Social Security is a vital program for millions of Americans. It provides much-needed monetary and medical benefits for the elderly, the disabled, and dependents of deceased workers.
Unfortunately, the Social Security Administration gets a bad rap. Many people don’t fully understand everything the agency does, and subsequently most people’s opinions of its programs are based off misinformation and inaccurate reports.
The disability insurance program in particular tends to have a lot of misconceptions. Here are five of the most common:
- Disability Benefits = Welfare
Disability benefits are not welfare. Far from it. Social Security Disability is an insurance program, which means you have to pay into it to receive benefit coverage in the event you are unable to work due to a medical condition. It’s just like the retirement program but with different eligibility requirements and different payment accounts for the benefits, so if you are eligible for the program, you should feel no qualms about applying. You paid into the program in case a medical condition prevented you from working, and now you need coverage. It’s not a government handout; you worked hard for these benefits.
- Most Social Security Disability beneficiaries aren’t really disabled. They’re just too lazy to work.
The Social Security Administration’s disability approval process is actually quite stringent and thorough. In fact, it has some of the strictest requirements of any developed nation in the world. Fraud is incredibly rare and really only accounts for less than one percent of benefit payments. Additionally, disability beneficiaries tend to be elderly, which is understandable since we usually experience greater health complications the older we get. The vast majority of disability beneficiaries are between the ages of 50 and 65.
- If my doctor tells the Social Security Administration that I am disabled, I’ll automatically be eligible for benefits.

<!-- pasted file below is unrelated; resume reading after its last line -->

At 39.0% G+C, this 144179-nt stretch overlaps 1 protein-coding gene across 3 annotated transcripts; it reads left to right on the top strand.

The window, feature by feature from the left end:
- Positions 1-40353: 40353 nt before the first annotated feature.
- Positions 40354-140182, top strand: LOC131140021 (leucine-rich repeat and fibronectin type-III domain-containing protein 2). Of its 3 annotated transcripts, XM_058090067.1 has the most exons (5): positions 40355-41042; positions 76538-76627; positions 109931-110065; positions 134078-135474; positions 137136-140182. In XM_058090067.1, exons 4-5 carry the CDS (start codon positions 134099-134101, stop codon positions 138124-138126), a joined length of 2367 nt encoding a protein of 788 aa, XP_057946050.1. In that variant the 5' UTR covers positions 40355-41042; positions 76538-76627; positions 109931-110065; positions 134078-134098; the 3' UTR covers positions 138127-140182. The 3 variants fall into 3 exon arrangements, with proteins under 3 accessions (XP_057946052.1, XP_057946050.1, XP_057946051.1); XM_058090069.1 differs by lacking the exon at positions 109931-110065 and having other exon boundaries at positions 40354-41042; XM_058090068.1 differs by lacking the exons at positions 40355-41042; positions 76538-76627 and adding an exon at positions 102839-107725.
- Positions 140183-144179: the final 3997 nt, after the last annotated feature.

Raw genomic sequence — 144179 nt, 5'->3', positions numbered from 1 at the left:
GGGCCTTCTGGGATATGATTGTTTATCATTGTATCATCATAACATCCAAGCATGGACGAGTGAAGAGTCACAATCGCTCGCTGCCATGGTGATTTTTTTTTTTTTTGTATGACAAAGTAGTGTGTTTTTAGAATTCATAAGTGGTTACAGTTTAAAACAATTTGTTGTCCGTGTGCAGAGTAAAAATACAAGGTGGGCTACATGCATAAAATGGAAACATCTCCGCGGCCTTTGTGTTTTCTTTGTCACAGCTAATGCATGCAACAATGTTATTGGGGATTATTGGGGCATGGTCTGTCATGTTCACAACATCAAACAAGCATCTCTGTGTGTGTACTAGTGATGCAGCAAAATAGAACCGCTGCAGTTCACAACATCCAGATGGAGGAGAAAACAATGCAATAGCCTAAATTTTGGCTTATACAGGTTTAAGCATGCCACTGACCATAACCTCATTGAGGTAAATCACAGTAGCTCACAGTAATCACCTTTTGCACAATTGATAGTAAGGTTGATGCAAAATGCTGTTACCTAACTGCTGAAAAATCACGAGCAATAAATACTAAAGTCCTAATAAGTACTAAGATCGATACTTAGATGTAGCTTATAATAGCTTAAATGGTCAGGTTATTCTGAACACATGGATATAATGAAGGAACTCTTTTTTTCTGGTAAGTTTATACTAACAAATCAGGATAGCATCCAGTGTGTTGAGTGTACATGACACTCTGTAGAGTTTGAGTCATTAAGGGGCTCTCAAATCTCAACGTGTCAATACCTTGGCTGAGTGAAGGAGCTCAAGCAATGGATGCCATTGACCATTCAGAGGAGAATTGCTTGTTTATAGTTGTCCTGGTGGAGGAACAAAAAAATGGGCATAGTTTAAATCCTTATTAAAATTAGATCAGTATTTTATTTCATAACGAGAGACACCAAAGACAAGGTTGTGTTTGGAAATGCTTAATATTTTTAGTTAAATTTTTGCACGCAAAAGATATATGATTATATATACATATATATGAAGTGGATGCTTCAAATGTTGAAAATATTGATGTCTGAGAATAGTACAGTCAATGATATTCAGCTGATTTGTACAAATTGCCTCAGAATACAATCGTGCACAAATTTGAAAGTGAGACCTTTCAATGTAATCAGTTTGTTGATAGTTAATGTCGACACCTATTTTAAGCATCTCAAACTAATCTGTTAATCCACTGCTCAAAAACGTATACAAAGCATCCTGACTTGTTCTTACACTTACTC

While a doctor’s support can be beneficial to your case, it is not the end all be all for approval. The Social Security Administration will evaluate your income and medical records to verify that you meet the program’s requirements, and if they have any questions about your eligibility, they will send you to a consultative exam to gather more information. It can be a long, drawn-out process. Try to remain patient, and make sure you are getting information to the Social Security Administration in a timely manner to ensure your case is evaluated as soon as possible.
- Nobody is ever approved the first time they apply. You have to submit multiple applications.
It’s easy to see where this rumor comes from. After all, nearly 70 percent of initial applications are denied. However, the Social Security Administration has no policy or formula that denies all initial claims. It’s just incredibly hard to prove you meet the program’s requirements without going before an Administrative Law Judge for a hearing. If you are denied for benefits after submitting an application, don’t just fill out a new one. File a request for reconsideration, and keep moving through the appeals process until you are approved or run out of options. If you just file a new application, you will more than likely continue to be denied.
- It’s not worth applying because the disability fund is going to run out next year anyway.
Although the Social Security Disability Insurance trust fund is expected to run out of its reserves by late next year, that doesn’t mean you shouldn’t apply for benefits. As it moves closer to insolvency, Congress will start feeling the pressure to act—either by reforming or reallocating funds out of the Old Age and Survivors Insurance Trust Fund. Reallocation isn’t a new concept; actually it’s been done multiple times in the past to keep both programs solvent. Even if worst comes to worst, and the reserves do temporarily run out, the Disability Insurance fund will still bring in enough money to keep paying out 80 percent of benefits.
All in all, the Social Security Disability Insurance program is quite effective and helps millions of Americans who are unable to work through no fault of their own. Hopefully you never need to use these benefits, but if you do, you can rest easy knowing they’re available to help you through this difficult time in your life.
Author Info: Alyssa Vincent is a writer for DisabilityGuide.com, a website dedicated to helping individuals with disabilities navigate the Social Security Disability process. She lives in Salt Lake City and enjoys reading, blogging and riding her Vespa.